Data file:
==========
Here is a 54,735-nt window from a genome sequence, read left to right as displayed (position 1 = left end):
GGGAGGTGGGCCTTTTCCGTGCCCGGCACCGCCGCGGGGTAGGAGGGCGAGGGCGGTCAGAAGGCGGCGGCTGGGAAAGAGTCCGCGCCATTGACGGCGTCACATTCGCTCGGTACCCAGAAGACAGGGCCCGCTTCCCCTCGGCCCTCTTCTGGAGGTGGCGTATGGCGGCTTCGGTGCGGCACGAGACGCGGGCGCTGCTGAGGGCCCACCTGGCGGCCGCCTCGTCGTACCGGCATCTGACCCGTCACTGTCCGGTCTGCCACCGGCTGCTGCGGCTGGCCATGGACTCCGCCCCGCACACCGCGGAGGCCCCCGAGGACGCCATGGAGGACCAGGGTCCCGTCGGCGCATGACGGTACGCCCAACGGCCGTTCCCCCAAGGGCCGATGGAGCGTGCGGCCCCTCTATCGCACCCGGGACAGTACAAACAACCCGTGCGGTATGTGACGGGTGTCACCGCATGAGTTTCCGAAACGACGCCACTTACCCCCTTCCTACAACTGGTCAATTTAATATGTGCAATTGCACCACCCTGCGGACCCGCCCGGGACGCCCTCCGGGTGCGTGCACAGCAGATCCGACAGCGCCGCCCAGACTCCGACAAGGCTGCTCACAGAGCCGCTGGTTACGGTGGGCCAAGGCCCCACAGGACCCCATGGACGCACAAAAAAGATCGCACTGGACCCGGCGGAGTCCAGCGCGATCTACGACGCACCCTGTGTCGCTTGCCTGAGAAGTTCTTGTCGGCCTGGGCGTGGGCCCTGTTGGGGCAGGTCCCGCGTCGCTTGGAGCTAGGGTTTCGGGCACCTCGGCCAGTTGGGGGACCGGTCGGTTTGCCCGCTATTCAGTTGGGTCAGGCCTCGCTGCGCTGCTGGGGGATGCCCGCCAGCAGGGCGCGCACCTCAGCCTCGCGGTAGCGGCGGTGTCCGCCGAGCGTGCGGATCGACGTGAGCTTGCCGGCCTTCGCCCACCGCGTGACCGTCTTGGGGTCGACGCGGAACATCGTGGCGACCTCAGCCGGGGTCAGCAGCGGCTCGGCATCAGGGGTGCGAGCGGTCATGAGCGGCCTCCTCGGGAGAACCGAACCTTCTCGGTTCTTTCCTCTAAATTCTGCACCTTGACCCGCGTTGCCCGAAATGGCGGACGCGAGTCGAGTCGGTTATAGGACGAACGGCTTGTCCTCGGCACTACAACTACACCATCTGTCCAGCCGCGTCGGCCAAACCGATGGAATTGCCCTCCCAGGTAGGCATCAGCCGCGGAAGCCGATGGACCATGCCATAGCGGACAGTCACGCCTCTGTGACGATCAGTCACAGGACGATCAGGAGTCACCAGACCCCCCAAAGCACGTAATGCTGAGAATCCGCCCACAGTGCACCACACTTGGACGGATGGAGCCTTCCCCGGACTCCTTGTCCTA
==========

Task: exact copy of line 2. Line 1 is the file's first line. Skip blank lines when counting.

GGGAGGTGGGCCTTTTCCGTGCCCGGCACCGCCGCGGGGTAGGAGGGCGAGGGCGGTCAGAAGGCGGCGGCTGGGAAAGAGTCCGCGCCATTGACGGCGTCACATTCGCTCGGTACCCAGAAGACAGGGCCCGCTTCCCCTCGGCCCTCTTCTGGAGGTGGCGTATGGCGGCTTCGGTGCGGCACGAGACGCGGGCGCTGCTGAGGGCCCACCTGGCGGCCGCCTCGTCGTACCGGCATCTGACCCGTCACTGTCCGGTCTGCCACCGGCTGCTGCGGCTGGCCATGGACTCCGCCCCGCACACCGCGGAGGCCCCCGAGGACGCCATGGAGGACCAGGGTCCCGTCGGCGCATGACGGTACGCCCAACGGCCGTTCCCCCAAGGGCCGATGGAGCGTGCGGCCCCTCTATCGCACCCGGGACAGTACAAACAACCCGTGCGGTATGTGACGGGTGTCACCGCATGAGTTTCCGAAACGACGCCACTTACCCCCTTCCTACAACTGGTCAATTTAATATGTGCAATTGCACCACCCTGCGGACCCGCCCGGGACGCCCTCCGGGTGCGTGCACAGCAGATCCGACAGCGCCGCCCAGACTCCGACAAGGCTGCTCACAGAGCCGCTGGTTACGGTGGGCCAAGGCCCCACAGGACCCCATGGACGCACAAAAAAGATCGCACTGGACCCGGCGGAGTCCAGCGCGATCTACGACGCACCCTGTGTCGCTTGCCTGAGAAGTTCTTGTCGGCCTGGGCGTGGGCCCTGTTGGGGCAGGTCCCGCGTCGCTTGGAGCTAGGGTTTCGGGCACCTCGGCCAGTTGGGGGACCGGTCGGTTTGCCCGCTATTCAGTTGGGTCAGGCCTCGCTGCGCTGCTGGGGGATGCCCGCCAGCAGGGCGCGCACCTCAGCCTCGCGGTAGCGGCGGTGTCCGCCGAGCGTGCGGATCGACGTGAGCTTGCCGGCCTTCGCCCACCGCGTGACCGTCTTGGGGTCGACGCGGAACATCGTGGCGACCTCAGCCGGGGTCAGCAGCGGCTCGGCATCAGGGGTGCGAGCGGTCATGAGCGGCCTCCTCGGGAGAACCGAACCTTCTCGGTTCTTTCCTCTAAATTCTGCACCTTGACCCGCGTTGCCCGAAATGGCGGACGCGAGTCGAGTCGGTTATAGGACGAACGGCTTGTCCTCGGCACTACAACTACACCATCTGTCCAGCCGCGTCGGCCAAACCGATGGAATTGCCCTCCCAGGTAGGCATCAGCCGCGGAAGCCGATGGACCATGCCATAGCGGACAGTCACGCCTCTGTGACGATCAGTCACAGGACGATCAGGAGTCACCAGACCCCCCAAAGCACGTAATGCTGAGAATCCGCCCACAGTGCACCACACTTGGACGGATGGAGCCTTCCCCGGACTCCTTGTCCTA